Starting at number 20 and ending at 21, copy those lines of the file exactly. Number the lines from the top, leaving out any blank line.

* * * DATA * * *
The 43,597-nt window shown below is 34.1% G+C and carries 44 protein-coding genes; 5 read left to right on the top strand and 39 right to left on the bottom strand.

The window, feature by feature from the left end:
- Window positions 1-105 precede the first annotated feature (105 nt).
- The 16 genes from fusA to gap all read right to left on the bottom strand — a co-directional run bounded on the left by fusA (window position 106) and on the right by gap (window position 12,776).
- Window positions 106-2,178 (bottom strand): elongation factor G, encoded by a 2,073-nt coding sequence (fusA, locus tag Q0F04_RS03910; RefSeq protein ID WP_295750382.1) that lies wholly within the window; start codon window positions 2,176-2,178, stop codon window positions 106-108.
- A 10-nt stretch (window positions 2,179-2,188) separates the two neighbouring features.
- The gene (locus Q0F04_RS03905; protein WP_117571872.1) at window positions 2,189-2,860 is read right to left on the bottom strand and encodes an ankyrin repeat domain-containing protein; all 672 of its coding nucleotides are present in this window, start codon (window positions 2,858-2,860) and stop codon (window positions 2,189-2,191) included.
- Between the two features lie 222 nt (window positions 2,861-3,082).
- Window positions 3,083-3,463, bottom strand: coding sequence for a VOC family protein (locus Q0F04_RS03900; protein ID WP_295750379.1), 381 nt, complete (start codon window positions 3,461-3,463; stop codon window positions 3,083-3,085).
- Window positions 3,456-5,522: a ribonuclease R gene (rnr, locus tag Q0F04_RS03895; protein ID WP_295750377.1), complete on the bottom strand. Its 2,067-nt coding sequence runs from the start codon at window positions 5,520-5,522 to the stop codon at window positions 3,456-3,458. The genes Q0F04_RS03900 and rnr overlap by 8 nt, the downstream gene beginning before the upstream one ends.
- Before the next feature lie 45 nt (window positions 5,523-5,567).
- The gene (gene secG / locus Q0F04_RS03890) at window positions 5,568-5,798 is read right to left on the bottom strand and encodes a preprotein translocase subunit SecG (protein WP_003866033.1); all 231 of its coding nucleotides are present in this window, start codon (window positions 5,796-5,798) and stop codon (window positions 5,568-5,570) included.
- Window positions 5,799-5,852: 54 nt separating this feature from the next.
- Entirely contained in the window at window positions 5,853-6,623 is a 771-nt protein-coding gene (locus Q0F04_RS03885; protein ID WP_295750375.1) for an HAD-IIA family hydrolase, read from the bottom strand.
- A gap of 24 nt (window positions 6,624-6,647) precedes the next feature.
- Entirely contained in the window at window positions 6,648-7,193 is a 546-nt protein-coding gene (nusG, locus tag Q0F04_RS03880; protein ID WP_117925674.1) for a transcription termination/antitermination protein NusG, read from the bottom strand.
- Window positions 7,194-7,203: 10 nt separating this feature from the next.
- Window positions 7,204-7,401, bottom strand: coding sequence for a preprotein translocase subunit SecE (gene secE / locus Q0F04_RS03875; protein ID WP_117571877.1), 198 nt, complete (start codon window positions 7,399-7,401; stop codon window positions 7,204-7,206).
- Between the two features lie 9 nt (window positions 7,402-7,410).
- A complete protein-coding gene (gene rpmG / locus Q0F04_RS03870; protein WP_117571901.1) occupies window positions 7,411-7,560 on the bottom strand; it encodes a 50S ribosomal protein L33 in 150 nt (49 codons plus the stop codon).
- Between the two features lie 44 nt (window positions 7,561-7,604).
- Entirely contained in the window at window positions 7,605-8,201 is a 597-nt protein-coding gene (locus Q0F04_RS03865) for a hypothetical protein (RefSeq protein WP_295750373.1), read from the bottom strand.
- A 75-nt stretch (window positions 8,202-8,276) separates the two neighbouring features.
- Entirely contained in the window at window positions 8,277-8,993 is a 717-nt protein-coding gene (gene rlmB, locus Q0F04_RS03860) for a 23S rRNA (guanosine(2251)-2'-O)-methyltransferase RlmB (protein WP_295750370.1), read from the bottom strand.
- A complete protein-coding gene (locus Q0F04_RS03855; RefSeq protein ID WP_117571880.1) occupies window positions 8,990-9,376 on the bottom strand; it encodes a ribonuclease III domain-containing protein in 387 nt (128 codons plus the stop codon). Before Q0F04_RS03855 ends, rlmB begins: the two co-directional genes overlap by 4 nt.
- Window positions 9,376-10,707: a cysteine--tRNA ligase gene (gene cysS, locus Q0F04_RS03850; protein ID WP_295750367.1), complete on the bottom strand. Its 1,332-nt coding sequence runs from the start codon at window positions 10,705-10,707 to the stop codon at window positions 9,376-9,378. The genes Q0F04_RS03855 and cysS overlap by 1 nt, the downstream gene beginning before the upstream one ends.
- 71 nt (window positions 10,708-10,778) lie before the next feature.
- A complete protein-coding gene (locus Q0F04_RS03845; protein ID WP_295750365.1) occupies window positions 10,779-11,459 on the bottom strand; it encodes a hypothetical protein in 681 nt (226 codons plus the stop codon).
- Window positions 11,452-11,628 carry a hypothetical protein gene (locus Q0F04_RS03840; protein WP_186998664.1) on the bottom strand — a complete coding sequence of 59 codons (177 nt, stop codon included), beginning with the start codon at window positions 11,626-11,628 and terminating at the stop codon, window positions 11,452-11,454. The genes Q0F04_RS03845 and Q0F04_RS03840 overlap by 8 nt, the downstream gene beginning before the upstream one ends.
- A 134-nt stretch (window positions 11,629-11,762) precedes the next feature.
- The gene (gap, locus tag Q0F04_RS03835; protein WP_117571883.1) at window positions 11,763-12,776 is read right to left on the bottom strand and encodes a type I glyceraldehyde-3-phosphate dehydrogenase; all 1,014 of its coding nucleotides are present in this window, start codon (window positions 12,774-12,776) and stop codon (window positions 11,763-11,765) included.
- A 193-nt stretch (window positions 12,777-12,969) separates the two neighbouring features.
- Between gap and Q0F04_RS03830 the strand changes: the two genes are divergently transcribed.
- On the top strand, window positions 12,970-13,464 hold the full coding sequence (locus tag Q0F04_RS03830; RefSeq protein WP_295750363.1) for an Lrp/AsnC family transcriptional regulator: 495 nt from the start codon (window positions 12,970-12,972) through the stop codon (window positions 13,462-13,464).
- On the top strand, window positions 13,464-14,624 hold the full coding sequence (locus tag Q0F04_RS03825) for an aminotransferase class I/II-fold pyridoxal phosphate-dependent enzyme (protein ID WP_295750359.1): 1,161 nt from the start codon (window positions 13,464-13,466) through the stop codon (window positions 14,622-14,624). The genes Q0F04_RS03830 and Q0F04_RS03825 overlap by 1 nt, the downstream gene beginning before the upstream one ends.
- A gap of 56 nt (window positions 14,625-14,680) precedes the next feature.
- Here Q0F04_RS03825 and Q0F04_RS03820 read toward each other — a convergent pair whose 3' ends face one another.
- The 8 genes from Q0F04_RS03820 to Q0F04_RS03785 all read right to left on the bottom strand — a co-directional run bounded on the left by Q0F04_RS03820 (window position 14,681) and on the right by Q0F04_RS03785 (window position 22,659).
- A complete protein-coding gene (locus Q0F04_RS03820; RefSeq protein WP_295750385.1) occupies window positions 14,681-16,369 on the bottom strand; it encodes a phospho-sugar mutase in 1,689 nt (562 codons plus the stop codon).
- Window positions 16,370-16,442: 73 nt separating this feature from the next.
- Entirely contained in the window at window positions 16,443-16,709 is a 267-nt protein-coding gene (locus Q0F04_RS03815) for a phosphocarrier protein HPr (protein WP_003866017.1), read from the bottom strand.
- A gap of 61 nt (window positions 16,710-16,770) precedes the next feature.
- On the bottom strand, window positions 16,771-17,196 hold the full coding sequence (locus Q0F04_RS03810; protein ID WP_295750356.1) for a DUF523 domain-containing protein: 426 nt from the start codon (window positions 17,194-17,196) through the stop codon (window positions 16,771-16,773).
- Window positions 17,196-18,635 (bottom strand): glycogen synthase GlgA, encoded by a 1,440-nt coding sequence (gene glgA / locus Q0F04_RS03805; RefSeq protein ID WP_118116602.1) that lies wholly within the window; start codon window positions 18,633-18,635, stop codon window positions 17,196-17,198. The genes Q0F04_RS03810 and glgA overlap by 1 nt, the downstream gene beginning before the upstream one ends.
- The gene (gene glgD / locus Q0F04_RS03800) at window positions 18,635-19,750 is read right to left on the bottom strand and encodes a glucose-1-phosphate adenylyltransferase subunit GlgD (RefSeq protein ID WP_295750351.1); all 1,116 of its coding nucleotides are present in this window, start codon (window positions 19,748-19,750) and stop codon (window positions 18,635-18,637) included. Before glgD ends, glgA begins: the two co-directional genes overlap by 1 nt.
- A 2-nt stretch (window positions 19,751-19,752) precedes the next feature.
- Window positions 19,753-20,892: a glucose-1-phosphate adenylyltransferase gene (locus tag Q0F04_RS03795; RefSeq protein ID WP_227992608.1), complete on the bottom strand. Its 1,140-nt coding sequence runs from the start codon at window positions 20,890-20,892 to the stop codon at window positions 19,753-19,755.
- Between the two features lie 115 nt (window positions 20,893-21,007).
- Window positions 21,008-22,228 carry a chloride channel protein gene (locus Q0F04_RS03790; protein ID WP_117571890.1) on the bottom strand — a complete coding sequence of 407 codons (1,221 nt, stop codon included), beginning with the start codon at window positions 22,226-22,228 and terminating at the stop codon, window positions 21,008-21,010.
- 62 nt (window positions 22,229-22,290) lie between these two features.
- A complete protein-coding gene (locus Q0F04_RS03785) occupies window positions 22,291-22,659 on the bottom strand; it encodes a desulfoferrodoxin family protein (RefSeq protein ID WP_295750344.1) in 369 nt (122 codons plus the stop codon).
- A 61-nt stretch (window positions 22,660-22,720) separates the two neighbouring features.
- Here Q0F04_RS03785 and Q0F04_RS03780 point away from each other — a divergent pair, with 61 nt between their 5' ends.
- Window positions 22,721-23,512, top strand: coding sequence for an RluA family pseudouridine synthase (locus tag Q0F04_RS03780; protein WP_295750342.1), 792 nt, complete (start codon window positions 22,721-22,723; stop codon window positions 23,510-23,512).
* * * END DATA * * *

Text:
- A complete protein-coding gene (gene rpmG / locus Q0F04_RS03870; protein WP_117571901.1) occupies window positions 7,411-7,560 on the bottom strand; it encodes a 50S ribosomal protein L33 in 150 nt (49 codons plus the stop codon).
- Between the two features lie 44 nt (window positions 7,561-7,604).